New Seroquel data show significant improvement in compliance and cognition in schizophrenia
Alderley Park, UK, 23 May 2005 – Patients with schizophrenia who are treated with the atypical antipsychotic SEROQUEL (Quetiapine) show significantly superior rates of treatment compliance compared to patients treated with other atypical and typical antipsychotics, according to new data presented today at the American Psychiatry Association (APA) meeting in Atlanta, USA. Additional data presented today also showed improved cognitive functioning for patients with schizophrenia who are treated with SEROQUEL.
The compliance study is one of the few to compare both atypical antipsychotics with each other as well as with typical antipsychotics in schizophrenia. The findings show SEROQUEL to have the highest compliance rate of both typicals and atypicals, which was significantly (P<0.05) greater than that of risperidone (6% greater) and olanzapine (4% greater). These are welcome results in a patient environment where up to 50% of patients fail to comply with their prescribed medication, leading to an increased risk of relapse. This can result in the need for rehospitalisation and potential for high socioeconomic costs.
"Compliance with medication is fundamental to a successful treatment outcome in schizophrenia. However, all too often patients have to struggle with medications that cause distressing side effects such as extrapyramidal symptoms (EPS), increased prolactin levels leading to galactorroeha and sexual dysfunction, which makes complying with treatment a challenge many patients find too difficult to overcome" commented Dr Michael Riedel from the Munich University Hospital, Germany. "It is critical therefore that medications are not only effective in treating symptoms but are also well tolerated, which is where atypicals such as SEROQUEL are able to offer patients an improved outcome."
Two other studies presented at this year's APA meeting compared the cognitive benefits of SEROQUEL and risperidone in patients with schizophrenia, demonstrating improvements in cognitive function among Seroquel-treated patients:
- In a randomized, double-blind study of 44 patients, both SEROQUEL and risperidone improved cognition in patients with schizophrenia over a 6-week period. However, SEROQUEL (at a mean dose of 566.7 mg/day) produced significantly greater improvements in working and verbal memory than risperidone (p<0.01 and p<0.05 vs risperidone, respectively), with a significantly lower incidence of EPS, a highly distressing treatment-induced side effect 2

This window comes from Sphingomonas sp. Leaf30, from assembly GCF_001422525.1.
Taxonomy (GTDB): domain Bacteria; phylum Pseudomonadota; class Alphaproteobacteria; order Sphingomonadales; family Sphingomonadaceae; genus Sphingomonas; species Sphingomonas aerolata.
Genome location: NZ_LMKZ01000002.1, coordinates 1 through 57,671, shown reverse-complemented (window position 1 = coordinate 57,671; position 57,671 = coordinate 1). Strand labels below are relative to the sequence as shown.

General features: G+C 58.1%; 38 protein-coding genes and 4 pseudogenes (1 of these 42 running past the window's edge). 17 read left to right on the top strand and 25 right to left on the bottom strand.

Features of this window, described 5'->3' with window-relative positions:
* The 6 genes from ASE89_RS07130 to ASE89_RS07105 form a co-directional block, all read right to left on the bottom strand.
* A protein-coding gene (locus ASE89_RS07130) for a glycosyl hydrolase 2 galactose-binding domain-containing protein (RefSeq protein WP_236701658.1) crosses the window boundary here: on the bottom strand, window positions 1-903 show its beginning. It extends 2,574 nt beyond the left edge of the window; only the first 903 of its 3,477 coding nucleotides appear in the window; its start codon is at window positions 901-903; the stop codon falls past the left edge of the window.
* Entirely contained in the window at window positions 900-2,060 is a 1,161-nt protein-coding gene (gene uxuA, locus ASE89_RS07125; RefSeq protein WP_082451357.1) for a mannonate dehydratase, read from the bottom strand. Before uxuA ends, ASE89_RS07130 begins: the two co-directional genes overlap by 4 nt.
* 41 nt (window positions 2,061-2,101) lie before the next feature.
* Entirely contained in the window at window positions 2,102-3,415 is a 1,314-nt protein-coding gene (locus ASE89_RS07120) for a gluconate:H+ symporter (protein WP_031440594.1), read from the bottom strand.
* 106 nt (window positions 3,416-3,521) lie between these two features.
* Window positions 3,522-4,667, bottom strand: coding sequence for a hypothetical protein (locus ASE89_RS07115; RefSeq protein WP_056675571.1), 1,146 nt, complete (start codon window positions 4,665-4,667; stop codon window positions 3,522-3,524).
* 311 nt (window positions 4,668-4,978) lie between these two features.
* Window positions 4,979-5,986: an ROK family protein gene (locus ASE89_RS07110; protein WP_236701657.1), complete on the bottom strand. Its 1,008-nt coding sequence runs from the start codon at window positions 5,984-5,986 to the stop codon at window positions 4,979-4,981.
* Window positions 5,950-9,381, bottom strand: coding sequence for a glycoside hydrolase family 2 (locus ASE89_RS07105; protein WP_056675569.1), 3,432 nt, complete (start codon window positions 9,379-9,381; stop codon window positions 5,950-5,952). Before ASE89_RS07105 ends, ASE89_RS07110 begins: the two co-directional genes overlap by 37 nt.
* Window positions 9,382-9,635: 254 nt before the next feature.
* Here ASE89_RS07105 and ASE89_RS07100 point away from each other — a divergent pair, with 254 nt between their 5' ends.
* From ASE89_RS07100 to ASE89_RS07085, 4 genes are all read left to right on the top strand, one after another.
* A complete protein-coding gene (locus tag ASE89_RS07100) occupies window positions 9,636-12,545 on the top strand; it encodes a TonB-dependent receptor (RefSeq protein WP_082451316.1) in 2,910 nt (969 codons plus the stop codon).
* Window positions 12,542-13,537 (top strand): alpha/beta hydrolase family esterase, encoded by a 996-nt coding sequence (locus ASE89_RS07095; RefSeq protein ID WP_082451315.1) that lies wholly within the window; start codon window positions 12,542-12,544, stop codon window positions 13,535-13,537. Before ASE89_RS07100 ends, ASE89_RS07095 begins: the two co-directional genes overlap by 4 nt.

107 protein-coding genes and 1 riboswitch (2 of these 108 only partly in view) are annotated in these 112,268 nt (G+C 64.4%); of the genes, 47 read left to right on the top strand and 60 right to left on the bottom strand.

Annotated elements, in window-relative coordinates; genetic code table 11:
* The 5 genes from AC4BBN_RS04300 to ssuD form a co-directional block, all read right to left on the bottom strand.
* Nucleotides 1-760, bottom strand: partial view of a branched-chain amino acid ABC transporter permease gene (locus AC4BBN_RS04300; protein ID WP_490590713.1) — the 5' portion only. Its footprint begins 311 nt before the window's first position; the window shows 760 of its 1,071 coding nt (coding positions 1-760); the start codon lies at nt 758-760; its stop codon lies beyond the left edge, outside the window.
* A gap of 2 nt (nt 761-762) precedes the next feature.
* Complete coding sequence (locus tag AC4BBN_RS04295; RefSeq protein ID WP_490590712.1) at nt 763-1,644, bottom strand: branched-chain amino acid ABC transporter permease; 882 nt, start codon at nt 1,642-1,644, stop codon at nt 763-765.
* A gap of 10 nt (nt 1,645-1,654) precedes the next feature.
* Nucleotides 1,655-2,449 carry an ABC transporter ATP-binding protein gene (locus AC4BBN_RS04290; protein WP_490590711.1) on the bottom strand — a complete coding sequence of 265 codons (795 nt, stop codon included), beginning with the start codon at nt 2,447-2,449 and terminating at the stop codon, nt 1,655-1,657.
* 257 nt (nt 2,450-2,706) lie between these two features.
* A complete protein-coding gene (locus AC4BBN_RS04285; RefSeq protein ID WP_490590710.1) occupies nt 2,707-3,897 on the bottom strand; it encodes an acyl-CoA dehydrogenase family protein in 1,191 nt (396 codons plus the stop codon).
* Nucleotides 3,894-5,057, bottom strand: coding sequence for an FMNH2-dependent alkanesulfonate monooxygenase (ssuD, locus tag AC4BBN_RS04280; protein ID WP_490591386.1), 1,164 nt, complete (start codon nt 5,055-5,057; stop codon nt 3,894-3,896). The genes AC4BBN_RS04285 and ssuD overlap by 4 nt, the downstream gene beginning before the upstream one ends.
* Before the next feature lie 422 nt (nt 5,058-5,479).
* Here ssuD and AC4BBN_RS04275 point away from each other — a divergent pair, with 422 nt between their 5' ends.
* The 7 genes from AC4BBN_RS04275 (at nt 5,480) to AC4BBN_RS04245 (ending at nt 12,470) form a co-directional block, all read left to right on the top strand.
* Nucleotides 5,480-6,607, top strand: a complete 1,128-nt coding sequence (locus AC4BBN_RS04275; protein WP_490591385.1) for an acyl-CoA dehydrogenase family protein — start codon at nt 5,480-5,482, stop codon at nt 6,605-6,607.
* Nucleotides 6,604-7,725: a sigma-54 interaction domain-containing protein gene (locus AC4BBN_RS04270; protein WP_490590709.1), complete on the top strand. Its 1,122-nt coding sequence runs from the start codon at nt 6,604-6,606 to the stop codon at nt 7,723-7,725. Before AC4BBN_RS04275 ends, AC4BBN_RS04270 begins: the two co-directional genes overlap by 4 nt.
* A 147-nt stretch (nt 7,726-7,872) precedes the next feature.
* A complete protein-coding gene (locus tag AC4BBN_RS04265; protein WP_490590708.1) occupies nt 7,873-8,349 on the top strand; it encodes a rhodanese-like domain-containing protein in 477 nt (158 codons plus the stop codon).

- In an 8-week, double-blind, flexible-dose, parallel study randomizing 673 patients with schizophrenia, cognitive benefits of SEROQUEL (mean modal dose of 530 mg/day) and risperidone were compared. Both medications were associated with overall improvements in cognitive functioning (p<0.01) versus baseline.3
"It is encouraging to see that SEROQUEL appears to be at least as effective as risperidone in improving cognitive function while also demonstrating a superior side effect profile in terms of extrapyramidal symptoms" continued Dr. Riedel. "Cognitive impairment is a serious symptom but one which is sometimes perceived as less important than some other symptoms of schizophrenia, such as hallucinations. However, recent studies have found that cognitive function is directly related to many areas of social interaction, and can limit an individual from being able to benefit fully from rehabilitation programmes. That is why treating these symptoms effectively is so important."
SEROQUEL has been licensed for the treatment of schizophrenia since 1997 and is available in 82 countries for the treatment of this condition. Results of recent studies show that 600mg/day is an efficacious SEROQUEL dose in patients with schizophrenia. SEROQUEL is also licensed in 63 countries for the treatment of mania associated with bipolar disorder, including the US, Canada and several European countries. To date, over 8 million people have been treated with SEROQUEL worldwide.
Source: Eurekalert & othersLast reviewed: By John M. Grohol, Psy.D. on 21 Feb 2009
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